Right enough of this negativity, I’m already in a foul mood. Now I’m going to tell you why I think the Sportive is a good thing.
The sport of cycling is going through quite a growth period at the moment. Yes some of these ‘newbies’ may have just purchased a nice new shiny carbon bike from the internet because their mates have. And a vast majority of these bikes will spend most of their life leaning against the cross trainer or weights stand in the garage. But a good number of these bikes will be used by the owner as he or she becomes a ‘serious’ cyclist.
Most people who involve themselves in a sport will entertain the idea of completion and/or seek out challengers that pit themselves against others themselves and the terrain. In the case of many new adult cyclists this takes on the form of a “group ride” with their mates or their recently joined local cycling club( if they have chosen that route and are lucky enough to have a friendly welcoming club in their area). Now as I have said a sportive is not strictly a race in the truest sense but you are timed (so you could say that it is a TT but with less nerds) so you have the option of wanting to “push on” and try and post the fastest time you can, to beat your mates/club mates or qualify for one of the timing standards that a lot of Sportives employ. So an element of completion is there for people who want it. You can approach it how you want. Even completing the distance for a lot of people is challenge enough, and there isn’t the shame of getting “shot out the back” in the first few miles of a Road Race. If the appetite is wetted, then they’ll undertake more Sportives, and perhaps the following year the same ones again with the goal of beating last years time.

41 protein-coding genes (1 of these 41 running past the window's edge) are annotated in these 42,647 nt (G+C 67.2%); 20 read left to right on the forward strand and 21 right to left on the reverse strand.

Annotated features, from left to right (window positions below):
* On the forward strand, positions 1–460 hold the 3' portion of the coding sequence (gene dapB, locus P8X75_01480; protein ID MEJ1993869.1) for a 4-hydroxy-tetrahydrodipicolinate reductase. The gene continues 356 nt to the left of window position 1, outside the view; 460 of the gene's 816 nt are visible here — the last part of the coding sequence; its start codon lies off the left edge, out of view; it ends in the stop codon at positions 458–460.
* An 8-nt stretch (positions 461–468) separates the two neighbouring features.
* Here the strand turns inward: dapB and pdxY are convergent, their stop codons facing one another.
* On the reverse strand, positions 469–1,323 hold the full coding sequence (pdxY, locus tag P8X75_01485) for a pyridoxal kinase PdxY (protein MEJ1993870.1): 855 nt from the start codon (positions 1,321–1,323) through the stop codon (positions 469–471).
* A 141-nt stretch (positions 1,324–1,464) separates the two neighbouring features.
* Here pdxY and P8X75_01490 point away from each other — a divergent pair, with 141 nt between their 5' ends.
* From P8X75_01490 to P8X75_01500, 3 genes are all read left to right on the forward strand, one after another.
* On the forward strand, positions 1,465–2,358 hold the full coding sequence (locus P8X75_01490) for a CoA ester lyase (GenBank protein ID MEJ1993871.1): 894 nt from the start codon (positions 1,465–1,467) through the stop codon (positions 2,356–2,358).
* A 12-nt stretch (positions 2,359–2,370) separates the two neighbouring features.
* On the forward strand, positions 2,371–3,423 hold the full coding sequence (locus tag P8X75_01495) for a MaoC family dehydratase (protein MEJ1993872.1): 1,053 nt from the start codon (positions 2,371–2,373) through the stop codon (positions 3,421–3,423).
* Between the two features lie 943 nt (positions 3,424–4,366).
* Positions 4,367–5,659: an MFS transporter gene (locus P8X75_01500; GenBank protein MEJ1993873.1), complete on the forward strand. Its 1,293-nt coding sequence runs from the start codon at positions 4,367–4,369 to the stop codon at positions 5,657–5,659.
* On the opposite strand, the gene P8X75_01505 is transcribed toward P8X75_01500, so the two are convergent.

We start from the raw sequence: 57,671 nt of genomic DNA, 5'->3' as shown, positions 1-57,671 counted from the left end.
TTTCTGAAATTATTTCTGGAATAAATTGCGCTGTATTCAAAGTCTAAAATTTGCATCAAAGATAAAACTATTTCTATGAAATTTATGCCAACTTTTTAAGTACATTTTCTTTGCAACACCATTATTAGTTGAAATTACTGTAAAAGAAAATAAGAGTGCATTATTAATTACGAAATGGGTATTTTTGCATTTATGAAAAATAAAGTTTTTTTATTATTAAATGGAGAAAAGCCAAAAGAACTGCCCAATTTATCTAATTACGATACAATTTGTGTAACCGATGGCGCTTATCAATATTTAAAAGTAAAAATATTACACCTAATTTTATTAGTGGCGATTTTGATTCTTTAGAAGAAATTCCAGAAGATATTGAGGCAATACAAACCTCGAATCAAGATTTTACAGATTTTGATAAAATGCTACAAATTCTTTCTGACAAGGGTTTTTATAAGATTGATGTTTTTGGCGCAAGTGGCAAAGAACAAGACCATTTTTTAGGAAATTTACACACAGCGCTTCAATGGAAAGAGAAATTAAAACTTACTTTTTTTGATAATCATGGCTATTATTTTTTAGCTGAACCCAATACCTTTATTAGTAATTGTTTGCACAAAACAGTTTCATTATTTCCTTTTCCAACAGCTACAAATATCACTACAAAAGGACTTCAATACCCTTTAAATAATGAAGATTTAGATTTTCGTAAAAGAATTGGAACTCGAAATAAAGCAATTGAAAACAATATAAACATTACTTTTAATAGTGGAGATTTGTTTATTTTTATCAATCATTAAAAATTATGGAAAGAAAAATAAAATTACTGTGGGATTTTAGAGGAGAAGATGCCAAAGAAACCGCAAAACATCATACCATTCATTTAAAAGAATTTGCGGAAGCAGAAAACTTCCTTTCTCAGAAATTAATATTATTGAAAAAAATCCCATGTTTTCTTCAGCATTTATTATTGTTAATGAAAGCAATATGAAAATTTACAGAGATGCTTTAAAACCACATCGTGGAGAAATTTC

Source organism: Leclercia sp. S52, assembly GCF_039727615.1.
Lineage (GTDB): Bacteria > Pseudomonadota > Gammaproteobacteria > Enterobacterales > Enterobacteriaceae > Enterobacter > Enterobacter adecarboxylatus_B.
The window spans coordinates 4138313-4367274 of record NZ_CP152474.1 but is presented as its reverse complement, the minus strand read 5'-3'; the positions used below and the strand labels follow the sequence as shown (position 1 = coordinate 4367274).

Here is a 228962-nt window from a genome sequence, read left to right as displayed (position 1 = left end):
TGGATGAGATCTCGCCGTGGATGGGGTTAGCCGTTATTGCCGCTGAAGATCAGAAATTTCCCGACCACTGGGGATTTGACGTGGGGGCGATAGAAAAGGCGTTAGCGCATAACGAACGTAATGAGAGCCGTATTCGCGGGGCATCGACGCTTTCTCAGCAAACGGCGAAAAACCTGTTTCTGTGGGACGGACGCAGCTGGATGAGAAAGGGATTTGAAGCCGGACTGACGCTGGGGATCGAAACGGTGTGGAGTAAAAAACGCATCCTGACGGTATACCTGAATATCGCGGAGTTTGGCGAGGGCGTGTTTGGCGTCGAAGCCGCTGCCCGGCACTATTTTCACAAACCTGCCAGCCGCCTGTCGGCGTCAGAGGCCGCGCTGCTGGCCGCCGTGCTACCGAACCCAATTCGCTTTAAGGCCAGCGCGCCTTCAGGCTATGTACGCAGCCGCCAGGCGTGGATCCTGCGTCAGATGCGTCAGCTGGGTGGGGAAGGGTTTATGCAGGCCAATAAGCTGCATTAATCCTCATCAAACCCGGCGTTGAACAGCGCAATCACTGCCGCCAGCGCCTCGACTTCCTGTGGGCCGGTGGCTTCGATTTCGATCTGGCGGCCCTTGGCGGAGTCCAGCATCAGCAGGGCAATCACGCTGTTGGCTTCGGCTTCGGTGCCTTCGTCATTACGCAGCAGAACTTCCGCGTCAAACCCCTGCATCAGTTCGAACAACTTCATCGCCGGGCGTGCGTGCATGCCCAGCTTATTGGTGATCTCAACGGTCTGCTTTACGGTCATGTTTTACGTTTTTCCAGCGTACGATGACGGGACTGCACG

For some it might have been their first experience of riding with a group of cyclists or even riding a bike “seriously” . They might be active in another sport or just “sporty” and want another challenge. The Great North Run or London Marathon might have already been ticked off the list and now the fancy having a crack at cycling and if they enjoy the experience it might encourage them to seek out local groups or clubs to ride with. They might even have bumped into some members of a local club from their area. And depending on how the encounter went they might be encouraged to join the club, or avoid it like the plague. Either way after notching up a couple of sportives, thoughts may turn to ‘proper’ racing and entries sent off for Road Races, Time Trials and Cyclo Cross racers – perhaps a future champion may emerge or at least another recruit to the racing fraternity. Win win in my book.